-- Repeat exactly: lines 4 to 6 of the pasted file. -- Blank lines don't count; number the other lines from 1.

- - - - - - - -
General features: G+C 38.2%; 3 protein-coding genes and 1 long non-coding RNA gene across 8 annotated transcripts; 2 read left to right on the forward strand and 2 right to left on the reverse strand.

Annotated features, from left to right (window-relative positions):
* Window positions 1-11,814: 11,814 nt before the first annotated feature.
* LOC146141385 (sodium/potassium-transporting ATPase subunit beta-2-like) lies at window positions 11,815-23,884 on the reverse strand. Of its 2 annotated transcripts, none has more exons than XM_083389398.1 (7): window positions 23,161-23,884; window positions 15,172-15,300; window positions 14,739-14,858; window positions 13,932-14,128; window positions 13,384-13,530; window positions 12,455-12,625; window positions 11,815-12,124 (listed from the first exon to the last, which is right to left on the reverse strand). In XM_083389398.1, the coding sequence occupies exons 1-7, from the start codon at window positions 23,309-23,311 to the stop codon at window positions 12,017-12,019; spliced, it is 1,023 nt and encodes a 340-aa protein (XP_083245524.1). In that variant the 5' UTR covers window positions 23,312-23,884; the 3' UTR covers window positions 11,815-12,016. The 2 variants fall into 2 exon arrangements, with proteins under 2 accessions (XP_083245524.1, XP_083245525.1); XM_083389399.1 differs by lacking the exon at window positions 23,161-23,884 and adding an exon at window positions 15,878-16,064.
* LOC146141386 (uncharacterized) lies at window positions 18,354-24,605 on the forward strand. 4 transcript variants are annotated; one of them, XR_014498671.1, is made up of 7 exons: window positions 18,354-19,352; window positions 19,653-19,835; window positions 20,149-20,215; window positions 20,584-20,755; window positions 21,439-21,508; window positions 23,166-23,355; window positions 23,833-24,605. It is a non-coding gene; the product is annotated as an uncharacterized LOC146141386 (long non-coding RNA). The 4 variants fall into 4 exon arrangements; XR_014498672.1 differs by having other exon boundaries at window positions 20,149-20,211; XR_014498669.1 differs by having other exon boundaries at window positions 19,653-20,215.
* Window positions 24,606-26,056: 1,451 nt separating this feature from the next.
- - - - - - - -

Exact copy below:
* LOC146141385 (sodium/potassium-transporting ATPase subunit beta-2-like) lies at window positions 11,815-23,884 on the reverse strand. Of its 2 annotated transcripts, none has more exons than XM_083389398.1 (7): window positions 23,161-23,884; window positions 15,172-15,300; window positions 14,739-14,858; window positions 13,932-14,128; window positions 13,384-13,530; window positions 12,455-12,625; window positions 11,815-12,124 (listed from the first exon to the last, which is right to left on the reverse strand). In XM_083389398.1, the coding sequence occupies exons 1-7, from the start codon at window positions 23,309-23,311 to the stop codon at window positions 12,017-12,019; spliced, it is 1,023 nt and encodes a 340-aa protein (XP_083245524.1). In that variant the 5' UTR covers window positions 23,312-23,884; the 3' UTR covers window positions 11,815-12,016. The 2 variants fall into 2 exon arrangements, with proteins under 2 accessions (XP_083245524.1, XP_083245525.1); XM_083389399.1 differs by lacking the exon at window positions 23,161-23,884 and adding an exon at window positions 15,878-16,064.
* LOC146141386 (uncharacterized) lies at window positions 18,354-24,605 on the forward strand. 4 transcript variants are annotated; one of them, XR_014498671.1, is made up of 7 exons: window positions 18,354-19,352; window positions 19,653-19,835; window positions 20,149-20,215; window positions 20,584-20,755; window positions 21,439-21,508; window positions 23,166-23,355; window positions 23,833-24,605. It is a non-coding gene; the product is annotated as an uncharacterized LOC146141386 (long non-coding RNA). The 4 variants fall into 4 exon arrangements; XR_014498672.1 differs by having other exon boundaries at window positions 20,149-20,211; XR_014498669.1 differs by having other exon boundaries at window positions 19,653-20,215.
* Window positions 24,606-26,056: 1,451 nt separating this feature from the next.